What Happens In Vegas, Sometimes Turns Into A Federal Lawsuit! Trump Campaign Said Deck Was Stacked Against Them In Nevada.

Former Nevada Attorney General Adam Laxalt speaks during a news conference in front of the Clark County Election Department, Thursday, Nov. 5, 2020, in Las Vegas. (AP Photo/John Locher)

The Trump campaign continues to continue the narrative of voter fraud and irregularities in the election, and lawyers are wagering on finding some luck in Las Vegas.

The campaign filed a new federal lawsuit late Thursday in Nevada, alleging that some votes cast in the Las Vegas area were ineligible. Las Vegas leans strongly Democrat in largely GOP Nevada.

A complaint filed in U.S. District Court restated an effort abandoned hours earlier in Nevada state court. That goal was to stop the Clark County Registrar of Voters from using an optical scanning machine to process ballots and validate voter signatures.

The federal filing also includes a woman’s story about being turned away from voting in-person because a mailed ballot had been cast with her signature, and a political strategist TV analyst who said he wasn’t allowed to observe ballot counting late on election night.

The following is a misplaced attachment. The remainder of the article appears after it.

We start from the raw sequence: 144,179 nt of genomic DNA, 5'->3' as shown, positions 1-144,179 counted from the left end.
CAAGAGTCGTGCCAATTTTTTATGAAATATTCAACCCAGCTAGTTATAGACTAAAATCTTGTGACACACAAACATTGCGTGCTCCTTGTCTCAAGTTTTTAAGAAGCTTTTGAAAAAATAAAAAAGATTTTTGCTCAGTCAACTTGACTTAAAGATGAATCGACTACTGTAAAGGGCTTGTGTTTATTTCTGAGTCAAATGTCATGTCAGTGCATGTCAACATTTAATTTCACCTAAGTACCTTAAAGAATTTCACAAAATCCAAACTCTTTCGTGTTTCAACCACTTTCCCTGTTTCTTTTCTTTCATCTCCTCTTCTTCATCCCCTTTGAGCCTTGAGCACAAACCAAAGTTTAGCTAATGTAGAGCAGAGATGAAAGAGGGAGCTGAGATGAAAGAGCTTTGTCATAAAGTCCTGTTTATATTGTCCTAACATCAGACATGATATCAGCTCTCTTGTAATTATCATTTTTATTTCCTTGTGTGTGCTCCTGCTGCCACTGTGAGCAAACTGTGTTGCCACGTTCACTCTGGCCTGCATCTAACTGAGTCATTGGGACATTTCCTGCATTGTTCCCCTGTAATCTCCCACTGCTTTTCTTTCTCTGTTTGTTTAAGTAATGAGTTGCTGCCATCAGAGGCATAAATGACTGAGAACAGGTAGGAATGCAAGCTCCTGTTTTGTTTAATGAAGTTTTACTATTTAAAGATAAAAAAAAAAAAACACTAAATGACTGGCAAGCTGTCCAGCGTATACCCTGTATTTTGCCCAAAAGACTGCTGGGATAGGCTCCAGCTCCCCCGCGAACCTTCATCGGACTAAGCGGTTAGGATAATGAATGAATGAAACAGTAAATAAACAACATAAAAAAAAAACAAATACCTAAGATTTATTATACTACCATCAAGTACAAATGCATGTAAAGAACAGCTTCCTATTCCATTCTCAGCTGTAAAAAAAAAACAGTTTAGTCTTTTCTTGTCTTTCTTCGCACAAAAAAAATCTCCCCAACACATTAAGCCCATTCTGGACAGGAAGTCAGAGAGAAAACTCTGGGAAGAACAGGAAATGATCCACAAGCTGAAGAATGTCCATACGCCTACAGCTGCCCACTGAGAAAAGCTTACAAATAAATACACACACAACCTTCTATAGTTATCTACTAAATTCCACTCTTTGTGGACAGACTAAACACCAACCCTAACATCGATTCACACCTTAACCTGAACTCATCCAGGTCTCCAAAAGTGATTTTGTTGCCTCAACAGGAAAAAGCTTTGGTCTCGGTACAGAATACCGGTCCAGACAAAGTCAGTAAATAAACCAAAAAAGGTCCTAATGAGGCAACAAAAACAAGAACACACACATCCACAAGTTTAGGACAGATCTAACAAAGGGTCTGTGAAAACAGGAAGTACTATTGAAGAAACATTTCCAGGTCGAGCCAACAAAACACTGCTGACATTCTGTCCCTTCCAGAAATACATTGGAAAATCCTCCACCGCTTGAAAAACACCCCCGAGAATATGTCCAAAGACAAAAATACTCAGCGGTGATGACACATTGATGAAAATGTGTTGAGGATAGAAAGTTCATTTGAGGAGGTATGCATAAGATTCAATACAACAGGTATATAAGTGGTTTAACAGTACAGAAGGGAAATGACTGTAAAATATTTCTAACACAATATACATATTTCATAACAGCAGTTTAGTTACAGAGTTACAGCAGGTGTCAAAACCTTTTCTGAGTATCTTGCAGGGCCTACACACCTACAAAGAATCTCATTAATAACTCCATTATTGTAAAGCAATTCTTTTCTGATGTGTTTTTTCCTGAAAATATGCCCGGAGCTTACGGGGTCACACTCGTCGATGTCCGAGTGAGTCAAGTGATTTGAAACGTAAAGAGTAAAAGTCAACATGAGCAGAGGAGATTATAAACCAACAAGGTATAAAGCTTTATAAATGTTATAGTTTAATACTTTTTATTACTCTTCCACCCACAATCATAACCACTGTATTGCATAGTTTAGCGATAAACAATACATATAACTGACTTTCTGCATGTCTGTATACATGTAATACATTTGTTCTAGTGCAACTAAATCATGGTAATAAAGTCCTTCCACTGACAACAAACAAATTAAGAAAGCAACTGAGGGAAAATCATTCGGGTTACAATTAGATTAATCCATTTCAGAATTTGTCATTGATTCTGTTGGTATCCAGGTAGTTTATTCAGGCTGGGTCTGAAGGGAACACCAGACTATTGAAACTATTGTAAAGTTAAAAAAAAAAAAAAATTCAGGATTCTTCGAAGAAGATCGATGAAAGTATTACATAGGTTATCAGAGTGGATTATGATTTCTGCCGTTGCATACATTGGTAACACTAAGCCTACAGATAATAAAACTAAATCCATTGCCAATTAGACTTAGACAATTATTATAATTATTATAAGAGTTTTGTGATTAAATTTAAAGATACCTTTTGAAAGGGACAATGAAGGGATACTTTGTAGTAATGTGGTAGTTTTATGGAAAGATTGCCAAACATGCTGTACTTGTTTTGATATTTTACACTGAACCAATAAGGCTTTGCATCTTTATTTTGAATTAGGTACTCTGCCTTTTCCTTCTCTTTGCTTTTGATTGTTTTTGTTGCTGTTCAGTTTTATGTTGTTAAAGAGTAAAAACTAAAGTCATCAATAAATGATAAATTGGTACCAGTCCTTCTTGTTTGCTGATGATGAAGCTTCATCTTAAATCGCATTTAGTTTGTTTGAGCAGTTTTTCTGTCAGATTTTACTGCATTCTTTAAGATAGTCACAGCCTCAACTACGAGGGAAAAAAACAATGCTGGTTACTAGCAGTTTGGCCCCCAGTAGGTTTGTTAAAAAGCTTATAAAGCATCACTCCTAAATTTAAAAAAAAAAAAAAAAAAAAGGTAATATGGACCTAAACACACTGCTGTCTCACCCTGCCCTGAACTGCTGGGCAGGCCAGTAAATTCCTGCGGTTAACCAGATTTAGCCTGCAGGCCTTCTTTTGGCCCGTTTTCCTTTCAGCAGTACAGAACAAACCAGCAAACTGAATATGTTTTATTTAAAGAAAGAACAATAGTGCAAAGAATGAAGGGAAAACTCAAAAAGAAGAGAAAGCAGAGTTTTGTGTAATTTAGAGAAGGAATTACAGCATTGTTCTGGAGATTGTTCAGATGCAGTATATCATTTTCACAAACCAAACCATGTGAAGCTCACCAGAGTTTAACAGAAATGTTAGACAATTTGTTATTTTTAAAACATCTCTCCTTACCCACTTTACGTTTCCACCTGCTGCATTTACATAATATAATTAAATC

Trump Nevada campaign co-chairman Adam Laxalt said this filing “highlights ongoing voter fraud and voter disenfranchisement in Clark County.”

According to the Associated Press, the Trump representatives held a brief Thursday news conference, but when asked whether they could provide proof of fraud, “they piled into a van and left.” State Attorney General Aaron Ford called it “a Hail Mary” and “another opportunity to undermine the confidence in this election” as ballots were still being counted.

Those traditionally allowed to observe were accommodated in Las Vegas-area ballot-counting offices, but Clark County Registrar of Voters Joe Gloria said coronavirus distancing rules and privacy requirements prevented over-the-shoulder monitoring of signature validation. 

Earlier Thursday, lawyers for the Nevada Republican Party had delivered a criminal referral to Attorney General William Barr, referencing what the complaint said were at least 3,062 instances of voter fraud in the state.

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